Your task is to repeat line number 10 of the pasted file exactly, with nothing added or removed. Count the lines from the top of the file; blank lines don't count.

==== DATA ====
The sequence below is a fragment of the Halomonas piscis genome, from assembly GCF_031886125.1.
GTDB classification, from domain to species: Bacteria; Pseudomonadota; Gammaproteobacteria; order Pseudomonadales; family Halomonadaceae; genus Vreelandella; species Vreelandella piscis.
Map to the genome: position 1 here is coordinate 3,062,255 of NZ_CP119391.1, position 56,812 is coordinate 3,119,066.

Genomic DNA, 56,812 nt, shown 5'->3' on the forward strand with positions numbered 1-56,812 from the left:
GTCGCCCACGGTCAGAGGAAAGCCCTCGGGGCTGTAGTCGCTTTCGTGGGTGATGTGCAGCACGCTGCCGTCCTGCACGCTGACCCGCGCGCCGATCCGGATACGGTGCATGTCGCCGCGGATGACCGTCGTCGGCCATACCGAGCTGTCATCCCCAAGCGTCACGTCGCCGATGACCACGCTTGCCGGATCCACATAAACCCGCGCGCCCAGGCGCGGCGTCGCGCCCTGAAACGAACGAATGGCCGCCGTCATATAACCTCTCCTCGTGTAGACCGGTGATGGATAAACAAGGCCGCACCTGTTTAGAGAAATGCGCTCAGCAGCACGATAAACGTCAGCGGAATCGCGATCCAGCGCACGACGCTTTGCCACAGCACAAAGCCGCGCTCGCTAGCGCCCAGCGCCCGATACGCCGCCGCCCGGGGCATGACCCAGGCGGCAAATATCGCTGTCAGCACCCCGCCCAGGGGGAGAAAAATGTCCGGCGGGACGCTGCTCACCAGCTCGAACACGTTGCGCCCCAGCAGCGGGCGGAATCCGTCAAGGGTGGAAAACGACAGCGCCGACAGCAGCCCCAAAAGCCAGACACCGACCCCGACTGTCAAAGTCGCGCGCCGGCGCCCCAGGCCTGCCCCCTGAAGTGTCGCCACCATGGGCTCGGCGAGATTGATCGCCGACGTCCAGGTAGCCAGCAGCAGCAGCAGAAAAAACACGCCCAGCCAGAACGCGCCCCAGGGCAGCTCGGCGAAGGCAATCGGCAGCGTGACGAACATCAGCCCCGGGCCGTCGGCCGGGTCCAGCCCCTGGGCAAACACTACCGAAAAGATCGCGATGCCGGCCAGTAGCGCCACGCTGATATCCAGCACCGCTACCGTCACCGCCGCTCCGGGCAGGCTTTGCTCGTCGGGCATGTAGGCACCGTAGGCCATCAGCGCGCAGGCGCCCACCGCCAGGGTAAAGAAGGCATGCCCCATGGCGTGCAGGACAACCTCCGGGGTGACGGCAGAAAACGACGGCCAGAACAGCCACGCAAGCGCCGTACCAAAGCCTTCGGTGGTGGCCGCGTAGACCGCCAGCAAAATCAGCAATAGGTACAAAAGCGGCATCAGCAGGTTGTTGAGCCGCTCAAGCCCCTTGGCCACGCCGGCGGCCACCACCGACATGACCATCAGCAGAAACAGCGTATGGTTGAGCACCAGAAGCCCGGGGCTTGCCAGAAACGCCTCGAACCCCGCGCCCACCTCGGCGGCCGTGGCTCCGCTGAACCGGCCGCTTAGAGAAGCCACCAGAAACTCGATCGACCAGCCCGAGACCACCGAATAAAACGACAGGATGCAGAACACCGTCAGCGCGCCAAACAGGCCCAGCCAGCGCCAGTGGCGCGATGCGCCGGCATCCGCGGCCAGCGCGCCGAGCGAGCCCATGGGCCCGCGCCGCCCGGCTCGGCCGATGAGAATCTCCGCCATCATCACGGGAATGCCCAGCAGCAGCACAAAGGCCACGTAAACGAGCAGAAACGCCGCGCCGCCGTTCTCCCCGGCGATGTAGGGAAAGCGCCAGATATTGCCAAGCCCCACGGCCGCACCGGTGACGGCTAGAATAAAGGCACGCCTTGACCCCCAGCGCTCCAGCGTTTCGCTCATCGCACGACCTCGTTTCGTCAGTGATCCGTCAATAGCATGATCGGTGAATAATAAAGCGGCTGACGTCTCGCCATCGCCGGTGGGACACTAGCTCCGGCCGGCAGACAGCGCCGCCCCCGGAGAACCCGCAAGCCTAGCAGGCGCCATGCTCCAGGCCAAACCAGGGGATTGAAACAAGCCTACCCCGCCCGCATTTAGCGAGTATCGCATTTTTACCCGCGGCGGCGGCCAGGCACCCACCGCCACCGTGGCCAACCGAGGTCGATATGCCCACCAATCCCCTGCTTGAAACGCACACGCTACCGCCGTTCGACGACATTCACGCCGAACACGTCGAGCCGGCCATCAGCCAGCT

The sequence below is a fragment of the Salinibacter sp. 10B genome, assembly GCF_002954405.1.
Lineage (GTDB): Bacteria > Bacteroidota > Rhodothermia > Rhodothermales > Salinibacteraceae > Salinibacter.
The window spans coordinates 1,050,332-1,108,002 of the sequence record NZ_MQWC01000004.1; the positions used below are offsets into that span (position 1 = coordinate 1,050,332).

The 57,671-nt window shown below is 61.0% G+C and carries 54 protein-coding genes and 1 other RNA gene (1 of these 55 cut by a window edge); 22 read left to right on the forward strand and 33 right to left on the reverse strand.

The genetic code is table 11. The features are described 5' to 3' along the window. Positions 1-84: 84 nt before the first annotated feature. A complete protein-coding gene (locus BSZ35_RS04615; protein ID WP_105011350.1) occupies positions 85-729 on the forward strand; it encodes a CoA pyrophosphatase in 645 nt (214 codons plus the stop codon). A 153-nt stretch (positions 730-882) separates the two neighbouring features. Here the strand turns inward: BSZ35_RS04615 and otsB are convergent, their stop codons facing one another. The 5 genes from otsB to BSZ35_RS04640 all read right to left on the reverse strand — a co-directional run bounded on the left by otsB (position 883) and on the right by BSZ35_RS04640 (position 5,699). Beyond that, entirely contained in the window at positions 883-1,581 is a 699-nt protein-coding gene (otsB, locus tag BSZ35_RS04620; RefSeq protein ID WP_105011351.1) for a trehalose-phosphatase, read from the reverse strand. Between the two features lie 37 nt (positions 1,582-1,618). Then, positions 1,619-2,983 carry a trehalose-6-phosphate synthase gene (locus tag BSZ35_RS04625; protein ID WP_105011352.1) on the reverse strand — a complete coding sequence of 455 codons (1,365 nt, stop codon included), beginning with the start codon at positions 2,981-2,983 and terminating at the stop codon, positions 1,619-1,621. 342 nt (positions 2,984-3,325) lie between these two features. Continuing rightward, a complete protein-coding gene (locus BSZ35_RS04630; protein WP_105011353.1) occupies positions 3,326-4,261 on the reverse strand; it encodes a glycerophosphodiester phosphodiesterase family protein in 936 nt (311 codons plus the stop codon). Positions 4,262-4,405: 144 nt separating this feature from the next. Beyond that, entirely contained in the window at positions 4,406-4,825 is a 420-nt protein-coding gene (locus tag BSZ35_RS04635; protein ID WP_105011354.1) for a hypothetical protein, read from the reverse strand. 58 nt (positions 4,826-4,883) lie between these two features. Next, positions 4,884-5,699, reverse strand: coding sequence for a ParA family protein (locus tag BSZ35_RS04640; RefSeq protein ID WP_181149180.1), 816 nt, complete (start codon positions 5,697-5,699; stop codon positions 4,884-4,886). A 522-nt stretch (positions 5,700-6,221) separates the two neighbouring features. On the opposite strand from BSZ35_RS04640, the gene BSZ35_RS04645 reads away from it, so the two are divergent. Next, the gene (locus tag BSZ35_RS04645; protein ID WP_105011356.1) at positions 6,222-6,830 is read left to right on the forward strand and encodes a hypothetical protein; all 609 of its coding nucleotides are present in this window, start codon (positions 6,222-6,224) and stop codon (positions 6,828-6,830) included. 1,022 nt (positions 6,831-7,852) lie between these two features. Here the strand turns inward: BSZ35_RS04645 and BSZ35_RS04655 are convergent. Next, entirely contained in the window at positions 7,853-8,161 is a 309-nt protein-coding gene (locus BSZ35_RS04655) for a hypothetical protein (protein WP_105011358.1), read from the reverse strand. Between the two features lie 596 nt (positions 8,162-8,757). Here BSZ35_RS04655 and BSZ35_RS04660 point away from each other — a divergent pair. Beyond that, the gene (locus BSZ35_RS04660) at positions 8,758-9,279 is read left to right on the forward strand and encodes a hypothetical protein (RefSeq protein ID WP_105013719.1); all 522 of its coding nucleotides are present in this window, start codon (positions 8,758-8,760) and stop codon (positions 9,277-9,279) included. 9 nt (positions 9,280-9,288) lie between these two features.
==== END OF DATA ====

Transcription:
The genetic code is table 11. The features are described 5' to 3' along the window. Positions 1-84: 84 nt before the first annotated feature. A complete protein-coding gene (locus BSZ35_RS04615; protein ID WP_105011350.1) occupies positions 85-729 on the forward strand; it encodes a CoA pyrophosphatase in 645 nt (214 codons plus the stop codon). A 153-nt stretch (positions 730-882) separates the two neighbouring features. Here the strand turns inward: BSZ35_RS04615 and otsB are convergent, their stop codons facing one another. The 5 genes from otsB to BSZ35_RS04640 all read right to left on the reverse strand — a co-directional run bounded on the left by otsB (position 883) and on the right by BSZ35_RS04640 (position 5,699). Beyond that, entirely contained in the window at positions 883-1,581 is a 699-nt protein-coding gene (otsB, locus tag BSZ35_RS04620; RefSeq protein ID WP_105011351.1) for a trehalose-phosphatase, read from the reverse strand. Between the two features lie 37 nt (positions 1,582-1,618). Then, positions 1,619-2,983 carry a trehalose-6-phosphate synthase gene (locus tag BSZ35_RS04625; protein ID WP_105011352.1) on the reverse strand — a complete coding sequence of 455 codons (1,365 nt, stop codon included), beginning with the start codon at positions 2,981-2,983 and terminating at the stop codon, positions 1,619-1,621. 342 nt (positions 2,984-3,325) lie between these two features. Continuing rightward, a complete protein-coding gene (locus BSZ35_RS04630; protein WP_105011353.1) occupies positions 3,326-4,261 on the reverse strand; it encodes a glycerophosphodiester phosphodiesterase family protein in 936 nt (311 codons plus the stop codon). Positions 4,262-4,405: 144 nt separating this feature from the next. Beyond that, entirely contained in the window at positions 4,406-4,825 is a 420-nt protein-coding gene (locus tag BSZ35_RS04635; protein ID WP_105011354.1) for a hypothetical protein, read from the reverse strand. 58 nt (positions 4,826-4,883) lie between these two features. Next, positions 4,884-5,699, reverse strand: coding sequence for a ParA family protein (locus tag BSZ35_RS04640; RefSeq protein ID WP_181149180.1), 816 nt, complete (start codon positions 5,697-5,699; stop codon positions 4,884-4,886). A 522-nt stretch (positions 5,700-6,221) separates the two neighbouring features. On the opposite strand from BSZ35_RS04640, the gene BSZ35_RS04645 reads away from it, so the two are divergent. Next, the gene (locus tag BSZ35_RS04645; protein ID WP_105011356.1) at positions 6,222-6,830 is read left to right on the forward strand and encodes a hypothetical protein; all 609 of its coding nucleotides are present in this window, start codon (positions 6,222-6,224) and stop codon (positions 6,828-6,830) included. 1,022 nt (positions 6,831-7,852) lie between these two features. Here the strand turns inward: BSZ35_RS04645 and BSZ35_RS04655 are convergent. Next, entirely contained in the window at positions 7,853-8,161 is a 309-nt protein-coding gene (locus BSZ35_RS04655) for a hypothetical protein (protein WP_105011358.1), read from the reverse strand. Between the two features lie 596 nt (positions 8,162-8,757). Here BSZ35_RS04655 and BSZ35_RS04660 point away from each other — a divergent pair. Beyond that, the gene (locus BSZ35_RS04660) at positions 8,758-9,279 is read left to right on the forward strand and encodes a hypothetical protein (RefSeq protein ID WP_105013719.1); all 522 of its coding nucleotides are present in this window, start codon (positions 8,758-8,760) and stop codon (positions 9,277-9,279) included. 9 nt (positions 9,280-9,288) lie between these two features.